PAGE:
To quench our thirst for leading edge insights and technologies in scent, we have the privilege to attend some great inspiring congresses. This time I attended The Perfumative in Zürich, hosted by the Züricher Hochschule der Künste (November 8-10, 2018).

Is perfume art, design or artifact?

Interesting but academic was the starting question of the organizers (Zuricher Hochschule and University Berlin): is perfume art, design or an artifact of popular culture? Refreshingly down-to-earth was perfumer Andy Tauer’s answer: ‘perfume is a product, which I create, produce and sell.’ We agree: sit back and enjoy :-)!

How do architecture and design inspire the creation of perfumes?
A great opening speech was given by the convincing and honest Antonio Gardoni. He started questioning the trivial discussion whether he should be regarded as an architect or as a perfumer, both his disciplines, and excellent fields of expertise. He creates, makes and realizes projects, may it be buildings, interiors, spaces or perfumes.

I loved his answer on some over-the-top questions with “Ignorance is a great virtue”.

Antonio Gardoni Bogue Profumo Zurich“As an architect and perfumer, I find myself unintentionally thinking about space as something we experience rather than just a matter of measurements.
Perfumes must be instable, variable, ever-changing, fragile, and volatile journeys, which appear and disappear, leaving a space in-between their components during their life span and development.”

Discover Antonio’s perfumes here.

Perfumes are a great sign of the times

Dr. Anne Kramer, passionate to raise perfumery more to the attention of the academic world, presented an inspiring analysis of perfumes as sign of the times. I particularly like the idea to link trends in perfumes to the sign of the times, as perfume can be seen as expression of cultural, societal and technological ideas.

A nice discussion followed whether the popularity of gourmand can be seen in the light of:
• A non-calories alternative for the weight conscious generation (no carbs, no sugar, no fat, but sticky sweet perfumes)
• Driven by the success of perfumes as Angel with maltol.
• A comforting sweetness in a world of turmoil (bringing back the sweet memories of safe childhood times)
• Hand in hand as contra movement to the clean scents (as in laundry, softeners and skin scents)

Anne Kramer: Was sagt es über eine Gesellschaft aus, wenn Erwachsene seit den 1990er Jahren bevorzugt entweder sauber und rein wie Weichspüler oder süß und üppig nach Kuchen oder Schokolade duften möchten? Wie bewusst wählen wir ein Parfum oder wählt es umgekehrt uns?”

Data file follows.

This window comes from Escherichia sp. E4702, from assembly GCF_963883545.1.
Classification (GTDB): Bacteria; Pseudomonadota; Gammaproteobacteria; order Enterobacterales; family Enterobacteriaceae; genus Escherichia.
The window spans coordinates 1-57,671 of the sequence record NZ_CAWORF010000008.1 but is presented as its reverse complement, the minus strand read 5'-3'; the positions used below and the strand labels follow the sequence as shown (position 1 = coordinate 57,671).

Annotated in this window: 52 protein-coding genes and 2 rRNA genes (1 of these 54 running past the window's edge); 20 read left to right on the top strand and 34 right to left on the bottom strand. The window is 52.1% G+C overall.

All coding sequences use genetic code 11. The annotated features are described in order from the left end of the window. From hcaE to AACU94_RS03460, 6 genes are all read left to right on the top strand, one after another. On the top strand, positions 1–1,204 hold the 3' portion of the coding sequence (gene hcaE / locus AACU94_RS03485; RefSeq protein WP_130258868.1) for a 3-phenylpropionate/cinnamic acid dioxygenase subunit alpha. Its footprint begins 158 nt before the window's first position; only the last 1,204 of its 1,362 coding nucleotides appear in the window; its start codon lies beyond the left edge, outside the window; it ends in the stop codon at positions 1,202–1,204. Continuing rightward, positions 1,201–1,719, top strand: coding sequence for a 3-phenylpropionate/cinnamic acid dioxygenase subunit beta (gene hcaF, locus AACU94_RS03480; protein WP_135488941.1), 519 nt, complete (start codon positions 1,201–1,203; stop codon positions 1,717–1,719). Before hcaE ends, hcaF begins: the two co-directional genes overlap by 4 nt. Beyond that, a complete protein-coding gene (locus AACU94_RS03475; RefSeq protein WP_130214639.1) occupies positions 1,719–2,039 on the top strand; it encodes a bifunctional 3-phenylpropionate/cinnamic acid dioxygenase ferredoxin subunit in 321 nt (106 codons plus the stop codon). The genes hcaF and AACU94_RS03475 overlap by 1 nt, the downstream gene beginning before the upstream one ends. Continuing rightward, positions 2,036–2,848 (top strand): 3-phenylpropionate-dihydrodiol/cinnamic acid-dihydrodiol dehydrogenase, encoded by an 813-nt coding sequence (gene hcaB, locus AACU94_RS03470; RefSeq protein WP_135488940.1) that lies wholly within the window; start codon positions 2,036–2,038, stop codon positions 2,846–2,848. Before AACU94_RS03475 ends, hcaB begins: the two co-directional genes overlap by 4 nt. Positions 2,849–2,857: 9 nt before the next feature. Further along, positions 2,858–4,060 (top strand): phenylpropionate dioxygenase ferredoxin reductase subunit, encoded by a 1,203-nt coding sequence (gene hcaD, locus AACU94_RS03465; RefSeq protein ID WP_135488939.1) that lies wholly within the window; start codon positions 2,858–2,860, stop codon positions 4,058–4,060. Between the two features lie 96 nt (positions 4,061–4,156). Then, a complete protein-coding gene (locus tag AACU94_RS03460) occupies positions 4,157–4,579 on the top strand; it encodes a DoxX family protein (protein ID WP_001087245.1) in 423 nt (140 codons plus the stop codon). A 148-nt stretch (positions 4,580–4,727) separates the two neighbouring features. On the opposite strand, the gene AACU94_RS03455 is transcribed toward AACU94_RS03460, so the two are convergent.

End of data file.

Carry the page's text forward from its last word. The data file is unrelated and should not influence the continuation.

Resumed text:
You have to listen what the perfume whispers to you

With great respect, the audience listened to perfumer Satori Osawa from Tokyo (in impeccable carefully prepared English).
Satori Osawa Anne Kramer Berlin Zurich
She gave a thorough explanation and insight in the Japanese culture and preferences in perfume and scent.
“We can observe the difference in how fragrances and perfumes are perceived in Japan in contrast to Europe. Japanese tend to prefer scents that are light, fleeting, I would say, a fragrance that breathes. ”

I was moved by her mentioning her experience first visiting Annindriya Perfume Lounge in Amsterdam:
Quote Satori
For more details on her talk, you can also read Satori Osawa’s blog. Discover the Japanese style in perfumery in her perfumes here

To be or not to be... perfumer

As the congress was organized by the departments of arts and design, many students attended. Also, the movement of ‘open source’ information on perfume creation and the rise of many self-taught perfume makers was discussed. When do you call somebody a perfumer, when do you call yourself a perfumer? The term perfumer is not protected, nor do you need to have a formal or classical education in perfume making. You may also argue that one is a perfumer, as soon as you make perfumes (independent of its quality or refinement). We do however regard someone to be a perfumer when both skills and creativity are combined (both traditionally trained or autodidact).

Sharing knowledge is a good thing, but we do feel that there is a thin line between ‘democratization and vulgarization’. “The greater our knowledge increases, the greater our ignorance unfolds.” - J.F. Kennedy.
At the same time, Philip Kraft, a leading fragrance chemist in the industry stated: “Don’t be afraid of being an amateur. Just jump in and join the conversation.” This is also good advice. 

And... "It is not a purpose to become a perfumer, but a matter of what you would like to achieve after becoming a perfumer." - Satori Osawa.

A flacon is so much more than only packaging

Tabac Blond inner Le Muguet Coty
What a special treat to be allowed inside the archives of the Design Museum of Zürich. We were accompanied by Sabine Flaschberger, curator of the art collection. Thank you Sabine, for the opportunity to see vintage flacons of Tabac Blond by Caron and Le Muguet of Coty.

The value of vocabulary of scents and perfume reviews

I had to miss the presentation of the lovely and talented Victoria Frolova (Bois de Jasmin) on the last day (duty called, had to be at the company). Fortunately, all presentations are being filmed and published soon, so we will publish the links as soon as they are available. One can find all presentations here.
Victoria Frolova concluded in her highlights of The Perfumative: “Let’s talk about scents. The more we talk about them, the more we develop our capacity to describe them and the more relevance they have for us in our daily life. Paying attention to scents enhances our sensory perceptions in general, so why miss an opportunity to make our world more colorful and exciting?”
We could not agree more!